Gondolier; Alexander Archipenko; 1914; M1964/1


Auckland Art Gallery Toi o Tāmaki



About this object

Archipenko began his training in Russia, moving from Kiev to Moscow because he had difficulty in accepting the academicism of his instructors. Although he exhibited in several group shows in Moscow, he was still dissatisfied, and by 1908 he had established himself in Paris, where he again rejected popular contemporary styles epitomised by sculptors such as Rodin. At this time the lively and radical issue of Cubism, involving the reduction of forms to a fundamental geometric structure, as seen in Picasso's bronze Head of a Woman, 1909, proved a revolutionary moment for many artists. Although he was initially drawn to Cubist treatments of form, Boccioni's Futurist manifesto of 1912, La scultura futurista, caused Archipenko to reject Cubism and led him to focus instead on the manner in which the human form can be represented by intersecting planes, curving planar forms and cone- and wedge-shaped elements. A smaller replica of Archipenko's original sculpture, Gondolier explores the relation of space within the figure, and demonstrates the way in which light is caught on the various surfaces of the form. This focus on the play of light on form is also reflective of a more ancient influence, the visual effects found in the Byzantine culture of his youth. Archipenko took part in several Futurist exhibitions in Italy, even though Boccioni was to eventually declare that 'the sculpture of Archipenko has fallen into archaism and barbarism'. (from The Guide, 2001)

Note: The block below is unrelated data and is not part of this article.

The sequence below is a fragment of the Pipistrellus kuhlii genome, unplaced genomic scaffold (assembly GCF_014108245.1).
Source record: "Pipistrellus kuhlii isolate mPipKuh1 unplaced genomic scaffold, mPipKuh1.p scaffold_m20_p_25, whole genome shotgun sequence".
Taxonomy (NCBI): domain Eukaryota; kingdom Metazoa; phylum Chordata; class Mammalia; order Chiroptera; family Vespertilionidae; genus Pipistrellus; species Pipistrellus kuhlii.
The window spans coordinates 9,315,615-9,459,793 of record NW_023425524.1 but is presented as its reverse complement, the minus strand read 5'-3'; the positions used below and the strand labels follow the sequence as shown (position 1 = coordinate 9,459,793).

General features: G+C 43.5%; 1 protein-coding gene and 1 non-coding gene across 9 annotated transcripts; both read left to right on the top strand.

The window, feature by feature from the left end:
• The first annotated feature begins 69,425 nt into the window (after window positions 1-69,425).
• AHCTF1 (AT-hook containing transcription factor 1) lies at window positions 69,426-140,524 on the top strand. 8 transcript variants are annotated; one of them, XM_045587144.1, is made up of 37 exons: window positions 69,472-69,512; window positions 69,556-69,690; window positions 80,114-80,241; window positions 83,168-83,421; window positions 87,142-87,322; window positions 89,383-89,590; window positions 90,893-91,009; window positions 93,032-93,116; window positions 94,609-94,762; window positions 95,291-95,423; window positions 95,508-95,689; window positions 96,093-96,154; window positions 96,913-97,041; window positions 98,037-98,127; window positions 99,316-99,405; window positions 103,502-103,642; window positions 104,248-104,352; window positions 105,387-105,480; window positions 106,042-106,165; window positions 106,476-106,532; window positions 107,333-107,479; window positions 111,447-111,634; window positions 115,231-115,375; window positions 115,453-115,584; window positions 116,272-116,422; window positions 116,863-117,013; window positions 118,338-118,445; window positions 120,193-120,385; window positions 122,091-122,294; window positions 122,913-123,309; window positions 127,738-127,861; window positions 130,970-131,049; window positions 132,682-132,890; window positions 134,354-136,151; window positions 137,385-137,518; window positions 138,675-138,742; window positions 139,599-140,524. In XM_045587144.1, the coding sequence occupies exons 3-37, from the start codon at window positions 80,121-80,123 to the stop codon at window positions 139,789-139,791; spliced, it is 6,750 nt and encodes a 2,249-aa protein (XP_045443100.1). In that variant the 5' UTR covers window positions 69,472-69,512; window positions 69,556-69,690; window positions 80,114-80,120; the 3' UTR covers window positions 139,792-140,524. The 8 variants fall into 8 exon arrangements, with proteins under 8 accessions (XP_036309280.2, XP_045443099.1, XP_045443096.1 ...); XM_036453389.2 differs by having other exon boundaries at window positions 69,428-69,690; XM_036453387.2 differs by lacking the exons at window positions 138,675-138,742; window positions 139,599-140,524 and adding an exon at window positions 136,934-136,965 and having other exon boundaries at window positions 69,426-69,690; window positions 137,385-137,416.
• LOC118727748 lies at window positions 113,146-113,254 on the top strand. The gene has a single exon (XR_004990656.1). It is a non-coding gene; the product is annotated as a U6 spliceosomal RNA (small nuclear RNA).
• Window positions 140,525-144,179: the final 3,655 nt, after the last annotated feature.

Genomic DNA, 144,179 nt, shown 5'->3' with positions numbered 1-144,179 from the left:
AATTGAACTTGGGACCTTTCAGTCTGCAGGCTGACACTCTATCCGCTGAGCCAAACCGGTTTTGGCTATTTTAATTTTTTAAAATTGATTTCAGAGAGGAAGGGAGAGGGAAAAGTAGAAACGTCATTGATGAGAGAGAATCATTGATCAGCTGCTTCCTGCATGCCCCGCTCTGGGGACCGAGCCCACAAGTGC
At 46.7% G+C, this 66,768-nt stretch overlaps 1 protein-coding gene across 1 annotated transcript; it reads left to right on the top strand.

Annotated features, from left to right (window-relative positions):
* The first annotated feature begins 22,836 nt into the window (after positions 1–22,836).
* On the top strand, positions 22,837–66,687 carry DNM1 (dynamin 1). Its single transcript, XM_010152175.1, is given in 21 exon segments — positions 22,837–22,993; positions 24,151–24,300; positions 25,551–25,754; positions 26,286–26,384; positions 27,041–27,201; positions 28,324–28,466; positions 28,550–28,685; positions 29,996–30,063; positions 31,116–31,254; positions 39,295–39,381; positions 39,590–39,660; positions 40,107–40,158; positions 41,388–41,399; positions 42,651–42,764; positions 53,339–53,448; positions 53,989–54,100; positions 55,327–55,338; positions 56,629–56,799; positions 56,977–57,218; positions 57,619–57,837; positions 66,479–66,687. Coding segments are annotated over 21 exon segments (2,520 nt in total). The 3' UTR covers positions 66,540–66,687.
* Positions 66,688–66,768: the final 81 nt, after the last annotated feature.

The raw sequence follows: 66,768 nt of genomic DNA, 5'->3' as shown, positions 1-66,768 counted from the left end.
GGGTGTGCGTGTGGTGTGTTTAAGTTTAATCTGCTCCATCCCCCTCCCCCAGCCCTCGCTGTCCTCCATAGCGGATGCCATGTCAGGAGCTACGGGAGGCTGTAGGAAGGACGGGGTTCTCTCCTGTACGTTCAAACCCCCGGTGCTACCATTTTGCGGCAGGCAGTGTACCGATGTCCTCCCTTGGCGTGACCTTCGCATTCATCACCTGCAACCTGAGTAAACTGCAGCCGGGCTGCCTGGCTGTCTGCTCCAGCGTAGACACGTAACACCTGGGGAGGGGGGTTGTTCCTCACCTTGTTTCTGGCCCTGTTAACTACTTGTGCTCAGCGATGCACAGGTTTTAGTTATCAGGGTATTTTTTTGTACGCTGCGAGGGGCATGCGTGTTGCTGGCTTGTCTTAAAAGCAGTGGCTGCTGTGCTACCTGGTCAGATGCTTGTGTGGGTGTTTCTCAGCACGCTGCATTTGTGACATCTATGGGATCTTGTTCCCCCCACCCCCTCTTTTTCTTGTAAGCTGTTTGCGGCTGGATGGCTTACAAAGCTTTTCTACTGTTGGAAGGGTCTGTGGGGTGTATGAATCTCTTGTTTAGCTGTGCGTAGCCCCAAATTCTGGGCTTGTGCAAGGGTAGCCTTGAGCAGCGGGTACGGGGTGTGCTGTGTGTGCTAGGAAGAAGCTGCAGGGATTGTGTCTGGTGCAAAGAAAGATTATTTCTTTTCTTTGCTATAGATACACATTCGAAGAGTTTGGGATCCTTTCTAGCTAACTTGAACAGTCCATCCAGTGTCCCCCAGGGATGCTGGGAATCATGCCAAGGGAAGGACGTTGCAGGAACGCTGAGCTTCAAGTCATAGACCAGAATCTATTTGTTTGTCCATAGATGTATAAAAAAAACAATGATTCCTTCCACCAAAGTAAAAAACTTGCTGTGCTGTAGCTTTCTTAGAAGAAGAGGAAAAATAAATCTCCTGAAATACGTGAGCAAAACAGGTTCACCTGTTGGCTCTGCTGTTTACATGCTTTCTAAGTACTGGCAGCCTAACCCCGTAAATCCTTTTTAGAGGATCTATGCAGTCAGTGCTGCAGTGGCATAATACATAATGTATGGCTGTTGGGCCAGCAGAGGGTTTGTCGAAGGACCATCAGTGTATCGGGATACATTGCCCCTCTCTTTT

Alexander Archipenko

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Subject and Association Description

gondoliers, figures

Credit Line

Mackelvie Trust Collection, Auckland Art Gallery Toi o Tamaki, purchased 1964

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